According to a spreadsheet Janyk made using Elections BC data from the 2014 municipal elections, Gibsons had the highest spending per capita of any community in the province. Candidates and third parties spent more than $19 per person in the community, more than double what was spent in Vancouver.

Janyk said the amount spent on the election is a sign of business interests hoping to influence the outcome.

In particular, a plan from Klaus Fuerniss Enterprises Inc. for a marine resort and condominiums on the waterfront has been controversial in the community.

The plan was first proposed around a decade ago, and Janyk opposed it as mayor. “I got cold feet on the whole plan because I thought it was so out of step with the little town of Gibsons.”

The community was already struggling to adjust to development, he said. There’s a need to find more drinking water, he said, adding, “The ferries are a gong show, always overloaded, always late.”

‘Development plum’ and influence

People have been willing to spend money to influence elections in Gibsons because they hope to benefit from projects council can block or approve, Janyk said. “It’s all about money. That’s all it’s about. It’s made me really cynical about local politics in a community where there’s a development plum.”

Even with the new rules, much will depend on people’s honesty and integrity, he said. When something is improper, he said, “Unless you get someone who’s going to leak it, it’s very difficult to prove it.”

Elections BC’s budget request for 2018/19 included $1.69 million to administer campaign financing rules during the 2018 municipal elections. The agency added 11 full-time staff in 2014 after the Local Elections Campaign Financing Act was first adopted.

Watson said Elections BC didn’t seek more funding to administer the changes made last fall because Bill 15 had not yet passed when the agency appeared in front of the legislature’s Select Standing Committee on Finance and Government Services during the budget process in November.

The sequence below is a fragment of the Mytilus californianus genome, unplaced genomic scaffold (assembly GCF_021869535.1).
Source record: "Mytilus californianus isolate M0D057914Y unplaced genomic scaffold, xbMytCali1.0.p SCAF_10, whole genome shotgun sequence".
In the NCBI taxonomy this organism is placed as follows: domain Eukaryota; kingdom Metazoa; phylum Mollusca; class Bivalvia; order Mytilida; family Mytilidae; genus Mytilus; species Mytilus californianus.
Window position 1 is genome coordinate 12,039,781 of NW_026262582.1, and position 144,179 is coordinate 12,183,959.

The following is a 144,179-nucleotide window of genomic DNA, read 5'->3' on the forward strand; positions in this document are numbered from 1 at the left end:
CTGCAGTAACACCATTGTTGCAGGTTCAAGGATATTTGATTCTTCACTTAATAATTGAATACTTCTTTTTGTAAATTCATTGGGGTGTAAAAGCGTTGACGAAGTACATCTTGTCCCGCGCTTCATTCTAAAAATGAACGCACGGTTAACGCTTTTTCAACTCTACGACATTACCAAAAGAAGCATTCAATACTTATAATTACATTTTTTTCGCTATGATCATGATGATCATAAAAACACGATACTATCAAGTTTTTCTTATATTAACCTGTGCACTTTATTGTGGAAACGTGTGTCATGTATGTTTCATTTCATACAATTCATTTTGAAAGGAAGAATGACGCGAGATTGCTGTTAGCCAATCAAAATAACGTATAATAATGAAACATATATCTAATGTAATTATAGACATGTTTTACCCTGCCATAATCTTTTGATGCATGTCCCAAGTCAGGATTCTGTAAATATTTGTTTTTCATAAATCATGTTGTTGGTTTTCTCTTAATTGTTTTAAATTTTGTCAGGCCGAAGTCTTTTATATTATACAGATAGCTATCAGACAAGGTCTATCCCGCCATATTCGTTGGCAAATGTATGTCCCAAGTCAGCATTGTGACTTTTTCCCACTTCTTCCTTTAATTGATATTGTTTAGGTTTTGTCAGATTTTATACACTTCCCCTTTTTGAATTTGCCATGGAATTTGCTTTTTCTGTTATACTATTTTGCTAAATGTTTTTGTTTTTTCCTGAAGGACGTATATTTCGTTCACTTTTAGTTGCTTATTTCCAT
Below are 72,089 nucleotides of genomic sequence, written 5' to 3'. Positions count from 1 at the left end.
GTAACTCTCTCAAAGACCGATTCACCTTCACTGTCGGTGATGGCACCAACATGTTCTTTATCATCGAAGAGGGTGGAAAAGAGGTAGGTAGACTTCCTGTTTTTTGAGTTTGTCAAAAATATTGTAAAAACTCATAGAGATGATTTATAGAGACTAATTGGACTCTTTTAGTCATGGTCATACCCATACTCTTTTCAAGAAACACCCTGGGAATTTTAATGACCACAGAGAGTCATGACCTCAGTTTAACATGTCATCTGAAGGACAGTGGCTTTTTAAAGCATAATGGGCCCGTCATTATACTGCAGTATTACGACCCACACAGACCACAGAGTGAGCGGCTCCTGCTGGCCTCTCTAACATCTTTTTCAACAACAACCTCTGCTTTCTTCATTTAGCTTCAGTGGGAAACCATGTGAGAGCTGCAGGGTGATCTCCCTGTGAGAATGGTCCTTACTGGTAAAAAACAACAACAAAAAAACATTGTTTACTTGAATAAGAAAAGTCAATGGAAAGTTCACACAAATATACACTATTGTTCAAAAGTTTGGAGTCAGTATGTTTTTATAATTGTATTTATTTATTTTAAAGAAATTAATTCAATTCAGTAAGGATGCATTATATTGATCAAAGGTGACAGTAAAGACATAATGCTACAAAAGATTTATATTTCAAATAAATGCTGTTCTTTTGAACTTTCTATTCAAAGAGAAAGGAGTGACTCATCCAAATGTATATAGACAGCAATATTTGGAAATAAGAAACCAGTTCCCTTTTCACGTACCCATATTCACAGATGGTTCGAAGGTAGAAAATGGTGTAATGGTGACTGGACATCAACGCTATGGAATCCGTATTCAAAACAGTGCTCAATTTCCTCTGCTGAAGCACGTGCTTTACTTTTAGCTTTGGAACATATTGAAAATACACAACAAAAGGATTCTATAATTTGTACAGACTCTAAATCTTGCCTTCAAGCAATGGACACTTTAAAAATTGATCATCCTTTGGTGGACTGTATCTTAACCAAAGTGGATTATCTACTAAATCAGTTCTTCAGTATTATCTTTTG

“We are working to determine if additional resources are required to administer the requirements of the Bill, and will meet with the committee early this year with a supplementary funding request if required,” he said.

Elections BC tries to resolve any compliance issues through education first, Watson said, but can take further steps if necessary.

“The Chief Electoral Officer has the authority to conduct reviews, investigations and audits of the financial affairs and accounts of candidates, elector organizations, third party sponsors and assent voting advertising sponsors to ensure compliance with [the law],” he said.

“They also have the authority to require individuals or organizations to provide further information respecting compliance with the Act. We follow up any complaint we receive regarding potential contraventions of the Act, and may initiate an investigation if required.”

The new law made the rules retroactively effective starting on Oct. 31. Local elections will be held across the province on Oct. 20, 2018.

* Sentence clarified on Jan. 4, 2018 at 1:00 p.m.  [Tyee]

Read more: BC Politics